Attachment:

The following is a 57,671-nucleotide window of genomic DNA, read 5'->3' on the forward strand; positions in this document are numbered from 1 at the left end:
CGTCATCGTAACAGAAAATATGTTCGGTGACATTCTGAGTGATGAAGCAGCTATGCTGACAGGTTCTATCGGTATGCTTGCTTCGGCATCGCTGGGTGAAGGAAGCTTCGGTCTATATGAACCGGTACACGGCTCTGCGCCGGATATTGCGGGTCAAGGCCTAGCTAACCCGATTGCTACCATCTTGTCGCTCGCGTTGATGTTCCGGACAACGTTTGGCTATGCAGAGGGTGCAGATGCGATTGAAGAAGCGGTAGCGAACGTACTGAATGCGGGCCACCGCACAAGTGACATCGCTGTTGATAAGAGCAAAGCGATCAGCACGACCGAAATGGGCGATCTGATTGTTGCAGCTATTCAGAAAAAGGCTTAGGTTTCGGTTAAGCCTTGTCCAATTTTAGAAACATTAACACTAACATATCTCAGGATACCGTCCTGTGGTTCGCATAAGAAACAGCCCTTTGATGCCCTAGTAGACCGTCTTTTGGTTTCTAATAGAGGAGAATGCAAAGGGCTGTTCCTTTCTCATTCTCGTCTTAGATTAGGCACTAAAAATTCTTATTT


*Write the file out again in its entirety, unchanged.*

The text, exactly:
The following is a 57,671-nucleotide window of genomic DNA, read 5'->3' on the forward strand; positions in this document are numbered from 1 at the left end:
CGTCATCGTAACAGAAAATATGTTCGGTGACATTCTGAGTGATGAAGCAGCTATGCTGACAGGTTCTATCGGTATGCTTGCTTCGGCATCGCTGGGTGAAGGAAGCTTCGGTCTATATGAACCGGTACACGGCTCTGCGCCGGATATTGCGGGTCAAGGCCTAGCTAACCCGATTGCTACCATCTTGTCGCTCGCGTTGATGTTCCGGACAACGTTTGGCTATGCAGAGGGTGCAGATGCGATTGAAGAAGCGGTAGCGAACGTACTGAATGCGGGCCACCGCACAAGTGACATCGCTGTTGATAAGAGCAAAGCGATCAGCACGACCGAAATGGGCGATCTGATTGTTGCAGCTATTCAGAAAAAGGCTTAGGTTTCGGTTAAGCCTTGTCCAATTTTAGAAACATTAACACTAACATATCTCAGGATACCGTCCTGTGGTTCGCATAAGAAACAGCCCTTTGATGCCCTAGTAGACCGTCTTTTGGTTTCTAATAGAGGAGAATGCAAAGGGCTGTTCCTTTCTCATTCTCGTCTTAGATTAGGCACTAAAAATTCTTATTT